If requested to call buildings by German architect and designer Peter Behrens (14 April 1868 – 27 February 1940), few individuals would be capable of reply with something aside from his AEG Turbine Manufacturing unit in Berlin. His type was not one which lends itself simply to canonization; certainly, even the Turbine Manufacturing unit itself is tough to understand with out an understanding of its historic context. Regardless of this, Behrens’ achievements are to not be underestimated, and his significance to the event of architecture would possibly greatest be understood by three younger architects who labored in his studio round 1910: Le Corbusier, Mies van der Rohe, and Walter Gropius.
Born in Hamburg, Behrens moved to Munich in 1890 the place he started his profession as a painter, illustrator and bookbinder. In these years, he was a part of Munich’s artwork scene, and usually labored within the standard type of the time, Jugendstil (Artwork Nouveau). In 1899, Behrens was invited by the Grand-duke Ernst-Ludwig of Hesse to Darmstadt Artists’ Colony, the place he was provided the chance to construct his personal home.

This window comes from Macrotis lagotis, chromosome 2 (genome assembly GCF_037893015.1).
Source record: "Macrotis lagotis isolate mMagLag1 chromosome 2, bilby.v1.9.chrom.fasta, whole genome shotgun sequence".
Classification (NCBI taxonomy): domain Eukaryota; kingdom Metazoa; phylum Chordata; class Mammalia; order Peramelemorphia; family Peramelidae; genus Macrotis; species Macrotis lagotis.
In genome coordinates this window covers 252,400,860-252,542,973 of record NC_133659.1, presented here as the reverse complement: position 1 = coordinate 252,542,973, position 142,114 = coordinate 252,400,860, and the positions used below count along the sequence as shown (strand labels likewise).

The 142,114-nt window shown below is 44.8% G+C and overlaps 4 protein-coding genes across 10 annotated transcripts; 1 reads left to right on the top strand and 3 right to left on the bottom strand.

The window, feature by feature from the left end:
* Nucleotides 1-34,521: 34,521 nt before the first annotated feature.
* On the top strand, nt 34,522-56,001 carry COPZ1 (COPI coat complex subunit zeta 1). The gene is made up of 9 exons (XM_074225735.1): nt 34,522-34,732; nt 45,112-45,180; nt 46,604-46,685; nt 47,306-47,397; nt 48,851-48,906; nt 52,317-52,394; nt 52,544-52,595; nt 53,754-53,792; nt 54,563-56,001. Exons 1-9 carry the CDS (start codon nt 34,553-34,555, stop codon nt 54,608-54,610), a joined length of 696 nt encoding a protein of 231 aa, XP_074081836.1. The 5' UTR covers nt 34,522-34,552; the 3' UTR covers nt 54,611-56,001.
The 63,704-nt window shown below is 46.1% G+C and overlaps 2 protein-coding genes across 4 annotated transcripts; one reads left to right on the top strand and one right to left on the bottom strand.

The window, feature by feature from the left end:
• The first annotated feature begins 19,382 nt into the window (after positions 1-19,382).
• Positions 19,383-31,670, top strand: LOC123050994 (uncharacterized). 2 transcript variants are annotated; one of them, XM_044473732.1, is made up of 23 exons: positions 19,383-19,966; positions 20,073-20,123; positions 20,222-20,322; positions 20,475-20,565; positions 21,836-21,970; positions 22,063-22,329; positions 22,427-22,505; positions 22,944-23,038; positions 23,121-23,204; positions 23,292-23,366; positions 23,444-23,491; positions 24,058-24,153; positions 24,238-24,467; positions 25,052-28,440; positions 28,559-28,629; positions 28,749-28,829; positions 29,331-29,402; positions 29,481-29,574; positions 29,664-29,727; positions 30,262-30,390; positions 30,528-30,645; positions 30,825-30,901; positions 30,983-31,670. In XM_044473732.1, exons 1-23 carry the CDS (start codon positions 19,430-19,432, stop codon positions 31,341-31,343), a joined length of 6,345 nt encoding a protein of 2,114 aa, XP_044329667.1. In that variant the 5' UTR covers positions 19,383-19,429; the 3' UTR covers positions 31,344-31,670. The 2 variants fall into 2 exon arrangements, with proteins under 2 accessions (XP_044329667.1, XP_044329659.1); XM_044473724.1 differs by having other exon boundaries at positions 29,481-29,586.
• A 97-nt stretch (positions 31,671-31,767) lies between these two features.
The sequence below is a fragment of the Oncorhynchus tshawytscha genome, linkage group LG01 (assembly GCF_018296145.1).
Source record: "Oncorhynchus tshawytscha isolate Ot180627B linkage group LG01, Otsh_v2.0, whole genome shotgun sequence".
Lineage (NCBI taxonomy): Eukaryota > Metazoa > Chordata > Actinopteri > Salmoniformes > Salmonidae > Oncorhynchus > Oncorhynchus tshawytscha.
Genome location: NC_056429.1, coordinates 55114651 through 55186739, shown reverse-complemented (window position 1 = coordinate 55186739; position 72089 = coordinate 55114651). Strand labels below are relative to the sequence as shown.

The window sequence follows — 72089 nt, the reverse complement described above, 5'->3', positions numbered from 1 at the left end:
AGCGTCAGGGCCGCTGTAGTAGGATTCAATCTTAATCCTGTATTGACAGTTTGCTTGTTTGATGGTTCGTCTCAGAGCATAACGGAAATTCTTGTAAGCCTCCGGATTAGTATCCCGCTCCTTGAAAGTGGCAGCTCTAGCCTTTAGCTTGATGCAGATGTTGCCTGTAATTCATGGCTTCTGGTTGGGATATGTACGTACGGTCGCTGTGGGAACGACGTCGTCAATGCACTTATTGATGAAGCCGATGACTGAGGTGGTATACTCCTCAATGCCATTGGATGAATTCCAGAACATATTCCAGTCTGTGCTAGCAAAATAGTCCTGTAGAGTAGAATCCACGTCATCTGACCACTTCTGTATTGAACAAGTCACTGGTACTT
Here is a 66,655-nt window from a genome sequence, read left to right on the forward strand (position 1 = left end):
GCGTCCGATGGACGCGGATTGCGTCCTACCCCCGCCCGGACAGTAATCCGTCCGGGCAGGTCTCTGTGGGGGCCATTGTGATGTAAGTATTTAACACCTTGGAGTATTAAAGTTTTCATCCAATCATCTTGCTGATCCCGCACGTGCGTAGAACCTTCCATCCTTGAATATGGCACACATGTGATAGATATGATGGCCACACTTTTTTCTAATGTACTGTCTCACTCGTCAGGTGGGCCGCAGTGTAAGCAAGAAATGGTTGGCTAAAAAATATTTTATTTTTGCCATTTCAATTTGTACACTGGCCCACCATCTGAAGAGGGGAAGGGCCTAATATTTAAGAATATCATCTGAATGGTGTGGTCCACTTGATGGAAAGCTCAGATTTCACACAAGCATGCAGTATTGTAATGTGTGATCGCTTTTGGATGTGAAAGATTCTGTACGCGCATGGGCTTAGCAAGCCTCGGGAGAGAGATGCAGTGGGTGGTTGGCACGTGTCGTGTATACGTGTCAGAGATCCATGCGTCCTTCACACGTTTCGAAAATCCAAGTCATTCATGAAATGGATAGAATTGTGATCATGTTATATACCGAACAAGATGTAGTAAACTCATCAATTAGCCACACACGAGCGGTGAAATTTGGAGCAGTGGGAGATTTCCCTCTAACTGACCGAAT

The ensuing building—Behrens’ first work of architecture—is indebted to Artwork Nouveau in a few of its options, however it’s extra exceptional for the way in which through which it deviates from Artwork Nouveau norms. Many think about its extra austere, stripped-down type to be Behrens’ first step away from ornamental types and in the direction of the modernism that he finally helped to encourage.